Crops Technology

Betting on drones for smarter pesticide use on farms

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Cutting-edge technologies like artificial intelligence, robotics, and wireless communications are on the verge of revolutionizing well-established industries — and among the most remarkable examples is “smart agriculture,” which has seen a tremendous increase in the use of drones for various tasks.

Drones, or “unmanned aerial vehicles” (UAVs), have been the focus of extensive research for agricultural applications. For example, they can take aerial images of a field and, through subsequent image processing, identify problems in specific areas of the crop fields. Another notable use case for UAVs that has been quickly gaining traction is the spraying of pesticides. In Japan, the number of hectares sprayed by drones saw a stunning 45-fold increase from 2016 to 2018. Similarly, the number of registered UAVs for agricultural spraying increased to 1,552, up from just 227, between those years.

While UAVs could be used to either replace or complement traditional pesticide spraying methods, it remains to be proven whether UAVs are superior to conventional methods in many regards.

But research channels are working on it; for example, Delaware-based DuPont worked for years with student engineers at Virginia Tech in a partnership that helped guide the students toward the creation of a scouting and application drone, one that could have a modular payload to allow an imaging system to be put on for scouting while later allowing a sprayer to be attached and used for the targeted application of pesticides.

“Following recent technological demonstrations and verifications at field sites, there is an increasing need for farm management research of smart agricultural technology including cost and efficiency analyses; this is essential for its implementation in farms,” explains Yuna Seo, who is Junior Associate Professor at Tokyo University of Science, Japan.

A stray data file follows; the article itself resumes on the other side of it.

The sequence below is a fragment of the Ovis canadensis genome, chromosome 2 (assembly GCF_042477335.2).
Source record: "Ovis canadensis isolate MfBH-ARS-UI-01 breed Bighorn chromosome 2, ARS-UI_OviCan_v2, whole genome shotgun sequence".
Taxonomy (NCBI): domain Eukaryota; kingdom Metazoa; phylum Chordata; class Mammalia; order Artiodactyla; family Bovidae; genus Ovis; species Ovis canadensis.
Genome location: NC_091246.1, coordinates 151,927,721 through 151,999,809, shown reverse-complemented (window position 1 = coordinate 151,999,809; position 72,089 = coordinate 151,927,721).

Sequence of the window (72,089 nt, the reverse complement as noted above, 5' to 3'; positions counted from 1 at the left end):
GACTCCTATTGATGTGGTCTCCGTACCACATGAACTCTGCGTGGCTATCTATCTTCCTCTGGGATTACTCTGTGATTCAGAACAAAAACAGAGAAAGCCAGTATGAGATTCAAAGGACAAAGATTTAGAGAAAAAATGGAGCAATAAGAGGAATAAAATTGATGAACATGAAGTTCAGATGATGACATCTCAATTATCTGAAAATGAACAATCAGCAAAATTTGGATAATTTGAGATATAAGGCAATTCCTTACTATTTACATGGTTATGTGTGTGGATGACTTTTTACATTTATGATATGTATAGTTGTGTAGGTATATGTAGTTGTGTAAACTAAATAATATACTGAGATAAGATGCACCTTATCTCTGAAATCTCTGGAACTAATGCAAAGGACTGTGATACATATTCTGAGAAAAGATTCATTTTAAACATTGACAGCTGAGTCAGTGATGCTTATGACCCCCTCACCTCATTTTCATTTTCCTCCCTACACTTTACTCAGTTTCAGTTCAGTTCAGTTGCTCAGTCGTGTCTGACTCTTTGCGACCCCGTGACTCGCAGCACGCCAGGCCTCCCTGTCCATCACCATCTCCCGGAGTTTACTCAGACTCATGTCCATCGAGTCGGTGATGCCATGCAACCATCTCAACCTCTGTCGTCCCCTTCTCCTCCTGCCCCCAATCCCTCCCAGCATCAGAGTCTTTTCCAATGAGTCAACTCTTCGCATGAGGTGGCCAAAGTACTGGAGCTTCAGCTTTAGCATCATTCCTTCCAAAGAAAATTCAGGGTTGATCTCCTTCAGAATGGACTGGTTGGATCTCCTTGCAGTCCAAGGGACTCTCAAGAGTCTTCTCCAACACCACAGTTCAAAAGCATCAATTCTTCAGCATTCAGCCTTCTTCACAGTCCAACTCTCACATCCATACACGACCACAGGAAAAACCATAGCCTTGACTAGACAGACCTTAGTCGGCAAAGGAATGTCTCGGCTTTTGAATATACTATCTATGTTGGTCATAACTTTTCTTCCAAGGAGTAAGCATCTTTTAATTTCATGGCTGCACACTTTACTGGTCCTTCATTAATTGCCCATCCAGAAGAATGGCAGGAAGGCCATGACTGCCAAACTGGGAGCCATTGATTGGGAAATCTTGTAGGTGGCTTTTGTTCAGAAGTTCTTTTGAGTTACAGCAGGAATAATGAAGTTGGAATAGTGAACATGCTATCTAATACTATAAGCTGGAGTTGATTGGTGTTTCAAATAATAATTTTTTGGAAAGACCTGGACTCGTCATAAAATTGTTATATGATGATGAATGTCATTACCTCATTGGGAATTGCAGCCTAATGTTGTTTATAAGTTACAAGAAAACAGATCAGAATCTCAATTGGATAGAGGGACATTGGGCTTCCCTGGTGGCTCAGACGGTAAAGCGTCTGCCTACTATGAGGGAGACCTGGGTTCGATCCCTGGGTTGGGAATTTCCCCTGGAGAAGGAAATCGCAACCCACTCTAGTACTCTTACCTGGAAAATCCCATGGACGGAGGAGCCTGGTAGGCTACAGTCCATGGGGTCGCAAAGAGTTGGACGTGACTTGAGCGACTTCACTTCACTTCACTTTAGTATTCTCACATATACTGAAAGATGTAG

In an effort to address this knowledge gap, Seo led a recent study published in MDPI’s Sustainability in which she, with her student Shotaro Umeda, compared different pesticide spraying technologies using realistic data. More specifically, the researchers evaluated and compared the costs, working capacity, and management efficiency of drones versus remote-controlled (RC) helicopters and tractor-mounted boom sprayers for preventively spraying pesticides over rice paddies. They made these comparisons for seven different paddy field areas to take into account differences in scale for each method.

In terms of pest-control costs, the UAVs were only slightly less expensive per unit area than the boom sprayers, mainly due to the low price of drones and savings in fuel. In this regard, the RC helicopters were much more expensive.

“Although the purchase cost of boom sprayers is almost double that of UAVs, the fixed costs of both end up being similar because of the high operation, maintenance and repair costs of drones, which are notorious obstacles in UAV introduction and adoption,” remarks Seo.

As for the working capacity, RC helicopters could cover much more area per hour than both drones and boom sprayers. Still, drones had a slight advantage in daily area coverage over boom sprayers. Finally, to explore the management efficiency of each method, the researchers used a technique called “data envelopment analysis,” which is widely used in economy and operations management to benchmark the performance of manufacturing and service operations. The results indicated that both boom sprayers and UAVs reached maximum or near-maximum efficiency for most paddy areas, while RC helicopters were much less efficient.

Overall, this study showcased the benefits of drones as tools for rice production and compared them to other well-established technologies. But, the use of drones in agriculture is not without limitations, which should be addressed in the future, such as the modification of aviation laws that forbid higher pesticide payloads on drones, as well as maintenance costs.

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